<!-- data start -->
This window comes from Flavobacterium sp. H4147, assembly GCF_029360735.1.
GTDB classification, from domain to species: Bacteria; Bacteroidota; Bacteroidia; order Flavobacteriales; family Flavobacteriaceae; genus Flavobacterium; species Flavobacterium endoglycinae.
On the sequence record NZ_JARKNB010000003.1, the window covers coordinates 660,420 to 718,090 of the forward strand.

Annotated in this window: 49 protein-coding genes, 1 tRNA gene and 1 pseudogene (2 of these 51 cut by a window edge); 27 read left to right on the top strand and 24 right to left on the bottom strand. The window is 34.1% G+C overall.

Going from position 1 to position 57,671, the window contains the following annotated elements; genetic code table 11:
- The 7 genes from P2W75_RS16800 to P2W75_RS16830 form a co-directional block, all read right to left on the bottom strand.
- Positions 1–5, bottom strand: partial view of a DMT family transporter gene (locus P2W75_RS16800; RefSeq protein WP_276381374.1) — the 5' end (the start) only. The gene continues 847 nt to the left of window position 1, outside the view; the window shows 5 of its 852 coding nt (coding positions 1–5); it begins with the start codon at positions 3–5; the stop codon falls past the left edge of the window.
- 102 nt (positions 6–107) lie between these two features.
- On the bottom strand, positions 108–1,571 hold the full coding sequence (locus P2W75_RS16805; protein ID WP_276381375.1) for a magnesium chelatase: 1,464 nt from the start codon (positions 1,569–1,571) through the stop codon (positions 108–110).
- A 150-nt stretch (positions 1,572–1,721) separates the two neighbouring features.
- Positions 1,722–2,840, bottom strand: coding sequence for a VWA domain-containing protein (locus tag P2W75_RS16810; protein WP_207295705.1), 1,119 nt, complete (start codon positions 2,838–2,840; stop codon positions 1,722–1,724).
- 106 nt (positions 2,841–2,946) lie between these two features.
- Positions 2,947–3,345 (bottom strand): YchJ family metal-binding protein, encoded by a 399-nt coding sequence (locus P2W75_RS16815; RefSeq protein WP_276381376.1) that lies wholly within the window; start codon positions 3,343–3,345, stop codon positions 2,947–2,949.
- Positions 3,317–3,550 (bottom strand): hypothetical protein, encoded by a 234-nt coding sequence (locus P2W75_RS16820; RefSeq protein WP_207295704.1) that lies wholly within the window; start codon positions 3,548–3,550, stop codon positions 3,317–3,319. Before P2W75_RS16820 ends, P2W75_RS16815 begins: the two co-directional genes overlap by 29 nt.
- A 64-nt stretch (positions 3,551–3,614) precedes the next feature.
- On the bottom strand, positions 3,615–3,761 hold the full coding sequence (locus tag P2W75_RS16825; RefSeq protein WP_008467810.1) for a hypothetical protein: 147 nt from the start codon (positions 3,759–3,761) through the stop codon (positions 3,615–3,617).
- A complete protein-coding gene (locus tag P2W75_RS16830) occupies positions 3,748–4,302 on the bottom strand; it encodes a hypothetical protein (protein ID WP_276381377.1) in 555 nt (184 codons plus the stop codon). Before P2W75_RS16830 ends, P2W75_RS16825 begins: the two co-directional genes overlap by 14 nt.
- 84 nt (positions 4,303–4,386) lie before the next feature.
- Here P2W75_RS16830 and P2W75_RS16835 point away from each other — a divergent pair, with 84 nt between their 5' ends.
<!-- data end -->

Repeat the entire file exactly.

This window comes from Flavobacterium sp. H4147, assembly GCF_029360735.1.
GTDB classification, from domain to species: Bacteria; Bacteroidota; Bacteroidia; order Flavobacteriales; family Flavobacteriaceae; genus Flavobacterium; species Flavobacterium endoglycinae.
On the sequence record NZ_JARKNB010000003.1, the window covers coordinates 660,420 to 718,090 of the forward strand.

Annotated in this window: 49 protein-coding genes, 1 tRNA gene and 1 pseudogene (2 of these 51 cut by a window edge); 27 read left to right on the top strand and 24 right to left on the bottom strand. The window is 34.1% G+C overall.

Going from position 1 to position 57,671, the window contains the following annotated elements; genetic code table 11:
- The 7 genes from P2W75_RS16800 to P2W75_RS16830 form a co-directional block, all read right to left on the bottom strand.
- Positions 1–5, bottom strand: partial view of a DMT family transporter gene (locus P2W75_RS16800; RefSeq protein WP_276381374.1) — the 5' end (the start) only. The gene continues 847 nt to the left of window position 1, outside the view; the window shows 5 of its 852 coding nt (coding positions 1–5); it begins with the start codon at positions 3–5; the stop codon falls past the left edge of the window.
- 102 nt (positions 6–107) lie between these two features.
- On the bottom strand, positions 108–1,571 hold the full coding sequence (locus P2W75_RS16805; protein ID WP_276381375.1) for a magnesium chelatase: 1,464 nt from the start codon (positions 1,569–1,571) through the stop codon (positions 108–110).
- A 150-nt stretch (positions 1,572–1,721) separates the two neighbouring features.
- Positions 1,722–2,840, bottom strand: coding sequence for a VWA domain-containing protein (locus tag P2W75_RS16810; protein WP_207295705.1), 1,119 nt, complete (start codon positions 2,838–2,840; stop codon positions 1,722–1,724).
- 106 nt (positions 2,841–2,946) lie between these two features.
- Positions 2,947–3,345 (bottom strand): YchJ family metal-binding protein, encoded by a 399-nt coding sequence (locus P2W75_RS16815; RefSeq protein WP_276381376.1) that lies wholly within the window; start codon positions 3,343–3,345, stop codon positions 2,947–2,949.
- Positions 3,317–3,550 (bottom strand): hypothetical protein, encoded by a 234-nt coding sequence (locus P2W75_RS16820; RefSeq protein WP_207295704.1) that lies wholly within the window; start codon positions 3,548–3,550, stop codon positions 3,317–3,319. Before P2W75_RS16820 ends, P2W75_RS16815 begins: the two co-directional genes overlap by 29 nt.
- A 64-nt stretch (positions 3,551–3,614) precedes the next feature.
- On the bottom strand, positions 3,615–3,761 hold the full coding sequence (locus tag P2W75_RS16825; RefSeq protein WP_008467810.1) for a hypothetical protein: 147 nt from the start codon (positions 3,759–3,761) through the stop codon (positions 3,615–3,617).
- A complete protein-coding gene (locus tag P2W75_RS16830) occupies positions 3,748–4,302 on the bottom strand; it encodes a hypothetical protein (protein ID WP_276381377.1) in 555 nt (184 codons plus the stop codon). Before P2W75_RS16830 ends, P2W75_RS16825 begins: the two co-directional genes overlap by 14 nt.
- 84 nt (positions 4,303–4,386) lie before the next feature.
- Here P2W75_RS16830 and P2W75_RS16835 point away from each other — a divergent pair, with 84 nt between their 5' ends.